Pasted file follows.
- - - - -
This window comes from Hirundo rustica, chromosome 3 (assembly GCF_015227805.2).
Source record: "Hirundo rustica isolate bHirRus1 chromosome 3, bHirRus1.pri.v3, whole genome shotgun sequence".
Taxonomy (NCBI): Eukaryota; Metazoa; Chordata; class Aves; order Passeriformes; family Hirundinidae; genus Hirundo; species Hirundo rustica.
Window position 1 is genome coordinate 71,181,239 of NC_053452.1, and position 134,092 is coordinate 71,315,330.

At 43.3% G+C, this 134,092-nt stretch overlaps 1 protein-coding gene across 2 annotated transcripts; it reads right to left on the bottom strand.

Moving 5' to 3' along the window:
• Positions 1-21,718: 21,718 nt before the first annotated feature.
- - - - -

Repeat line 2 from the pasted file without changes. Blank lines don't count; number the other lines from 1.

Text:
Source record: "Hirundo rustica isolate bHirRus1 chromosome 3, bHirRus1.pri.v3, whole genome shotgun sequence".